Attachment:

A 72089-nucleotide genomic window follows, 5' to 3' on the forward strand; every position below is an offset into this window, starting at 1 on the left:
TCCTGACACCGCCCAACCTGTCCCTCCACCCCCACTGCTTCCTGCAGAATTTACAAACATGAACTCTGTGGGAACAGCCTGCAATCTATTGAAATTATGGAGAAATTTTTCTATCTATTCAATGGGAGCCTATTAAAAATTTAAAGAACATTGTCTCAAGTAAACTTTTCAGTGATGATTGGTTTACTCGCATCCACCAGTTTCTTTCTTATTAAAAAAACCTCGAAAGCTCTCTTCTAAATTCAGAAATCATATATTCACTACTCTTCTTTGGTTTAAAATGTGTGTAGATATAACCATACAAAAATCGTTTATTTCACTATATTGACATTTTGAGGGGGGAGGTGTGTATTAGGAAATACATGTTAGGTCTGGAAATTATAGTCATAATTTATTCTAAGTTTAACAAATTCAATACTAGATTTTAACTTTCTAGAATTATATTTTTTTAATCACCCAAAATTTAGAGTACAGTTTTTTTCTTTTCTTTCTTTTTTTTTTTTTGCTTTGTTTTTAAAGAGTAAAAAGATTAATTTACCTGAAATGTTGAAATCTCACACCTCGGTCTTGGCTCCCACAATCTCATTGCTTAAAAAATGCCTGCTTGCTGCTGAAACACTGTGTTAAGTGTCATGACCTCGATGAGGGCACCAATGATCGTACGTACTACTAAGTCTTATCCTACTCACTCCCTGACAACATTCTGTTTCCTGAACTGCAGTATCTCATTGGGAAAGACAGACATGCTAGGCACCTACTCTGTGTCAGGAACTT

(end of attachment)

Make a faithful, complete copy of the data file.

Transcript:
A 72089-nucleotide genomic window follows, 5' to 3' on the forward strand; every position below is an offset into this window, starting at 1 on the left:
TCCTGACACCGCCCAACCTGTCCCTCCACCCCCACTGCTTCCTGCAGAATTTACAAACATGAACTCTGTGGGAACAGCCTGCAATCTATTGAAATTATGGAGAAATTTTTCTATCTATTCAATGGGAGCCTATTAAAAATTTAAAGAACATTGTCTCAAGTAAACTTTTCAGTGATGATTGGTTTACTCGCATCCACCAGTTTCTTTCTTATTAAAAAAACCTCGAAAGCTCTCTTCTAAATTCAGAAATCATATATTCACTACTCTTCTTTGGTTTAAAATGTGTGTAGATATAACCATACAAAAATCGTTTATTTCACTATATTGACATTTTGAGGGGGGAGGTGTGTATTAGGAAATACATGTTAGGTCTGGAAATTATAGTCATAATTTATTCTAAGTTTAACAAATTCAATACTAGATTTTAACTTTCTAGAATTATATTTTTTTAATCACCCAAAATTTAGAGTACAGTTTTTTTCTTTTCTTTCTTTTTTTTTTTTTGCTTTGTTTTTAAAGAGTAAAAAGATTAATTTACCTGAAATGTTGAAATCTCACACCTCGGTCTTGGCTCCCACAATCTCATTGCTTAAAAAATGCCTGCTTGCTGCTGAAACACTGTGTTAAGTGTCATGACCTCGATGAGGGCACCAATGATCGTACGTACTACTAAGTCTTATCCTACTCACTCCCTGACAACATTCTGTTTCCTGAACTGCAGTATCTCATTGGGAAAGACAGACATGCTAGGCACCTACTCTGTGTCAGGAACTT